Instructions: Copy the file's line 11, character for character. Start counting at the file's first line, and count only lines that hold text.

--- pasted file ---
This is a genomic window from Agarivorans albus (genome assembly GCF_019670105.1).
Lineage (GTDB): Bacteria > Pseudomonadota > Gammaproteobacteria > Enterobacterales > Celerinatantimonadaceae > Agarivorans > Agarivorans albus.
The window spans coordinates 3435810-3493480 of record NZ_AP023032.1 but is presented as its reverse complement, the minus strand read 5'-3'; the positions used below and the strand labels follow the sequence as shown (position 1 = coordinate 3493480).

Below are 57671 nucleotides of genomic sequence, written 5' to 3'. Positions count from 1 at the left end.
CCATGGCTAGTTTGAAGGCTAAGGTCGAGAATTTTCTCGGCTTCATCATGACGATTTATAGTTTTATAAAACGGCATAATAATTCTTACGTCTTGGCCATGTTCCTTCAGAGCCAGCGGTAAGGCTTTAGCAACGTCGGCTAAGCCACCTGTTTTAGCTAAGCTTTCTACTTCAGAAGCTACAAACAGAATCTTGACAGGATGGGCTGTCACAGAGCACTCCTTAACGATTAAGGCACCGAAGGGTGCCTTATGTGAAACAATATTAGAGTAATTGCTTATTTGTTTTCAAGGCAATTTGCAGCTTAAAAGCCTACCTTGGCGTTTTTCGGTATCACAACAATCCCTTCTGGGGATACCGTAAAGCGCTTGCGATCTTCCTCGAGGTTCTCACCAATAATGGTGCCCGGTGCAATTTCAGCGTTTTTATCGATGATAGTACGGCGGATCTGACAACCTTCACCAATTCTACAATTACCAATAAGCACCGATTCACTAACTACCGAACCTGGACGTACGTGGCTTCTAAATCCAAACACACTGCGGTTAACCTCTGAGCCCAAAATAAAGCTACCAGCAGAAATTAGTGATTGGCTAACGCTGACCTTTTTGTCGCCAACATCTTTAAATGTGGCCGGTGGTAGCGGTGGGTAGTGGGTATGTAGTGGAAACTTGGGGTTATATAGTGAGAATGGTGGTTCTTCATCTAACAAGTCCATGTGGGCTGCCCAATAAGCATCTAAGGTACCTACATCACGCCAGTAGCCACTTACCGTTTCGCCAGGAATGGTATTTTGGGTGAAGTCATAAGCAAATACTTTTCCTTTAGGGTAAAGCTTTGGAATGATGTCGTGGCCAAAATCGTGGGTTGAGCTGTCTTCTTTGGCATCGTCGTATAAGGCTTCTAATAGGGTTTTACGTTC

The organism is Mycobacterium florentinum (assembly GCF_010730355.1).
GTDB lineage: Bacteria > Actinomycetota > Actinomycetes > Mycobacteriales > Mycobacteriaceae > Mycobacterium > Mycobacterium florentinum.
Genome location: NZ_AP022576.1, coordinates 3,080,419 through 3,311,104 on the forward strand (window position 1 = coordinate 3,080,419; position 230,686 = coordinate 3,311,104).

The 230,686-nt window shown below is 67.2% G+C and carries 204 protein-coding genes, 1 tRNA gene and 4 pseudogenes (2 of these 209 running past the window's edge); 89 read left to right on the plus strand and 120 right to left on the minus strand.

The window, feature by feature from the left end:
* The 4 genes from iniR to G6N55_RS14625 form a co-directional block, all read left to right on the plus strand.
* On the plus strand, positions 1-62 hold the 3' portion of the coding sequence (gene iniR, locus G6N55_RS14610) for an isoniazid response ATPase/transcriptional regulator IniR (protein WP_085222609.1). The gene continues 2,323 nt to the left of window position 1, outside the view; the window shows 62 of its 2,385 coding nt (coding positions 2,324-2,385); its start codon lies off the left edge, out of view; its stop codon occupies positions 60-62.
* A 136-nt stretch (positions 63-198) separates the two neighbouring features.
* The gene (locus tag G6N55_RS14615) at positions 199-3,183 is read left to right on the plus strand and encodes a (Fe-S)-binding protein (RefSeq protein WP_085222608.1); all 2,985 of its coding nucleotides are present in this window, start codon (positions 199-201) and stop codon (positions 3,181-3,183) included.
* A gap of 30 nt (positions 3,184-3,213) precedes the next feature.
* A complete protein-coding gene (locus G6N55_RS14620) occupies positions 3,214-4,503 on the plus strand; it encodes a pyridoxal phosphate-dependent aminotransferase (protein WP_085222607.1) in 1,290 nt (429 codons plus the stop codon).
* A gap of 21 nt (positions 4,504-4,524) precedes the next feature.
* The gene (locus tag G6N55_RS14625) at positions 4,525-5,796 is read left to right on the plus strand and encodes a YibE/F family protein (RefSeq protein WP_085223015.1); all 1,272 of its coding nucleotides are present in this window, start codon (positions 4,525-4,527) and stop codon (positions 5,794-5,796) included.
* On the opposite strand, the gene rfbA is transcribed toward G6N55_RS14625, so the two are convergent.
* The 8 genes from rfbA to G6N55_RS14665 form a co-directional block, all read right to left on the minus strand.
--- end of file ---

* The 4 genes from iniR to G6N55_RS14625 form a co-directional block, all read left to right on the plus strand.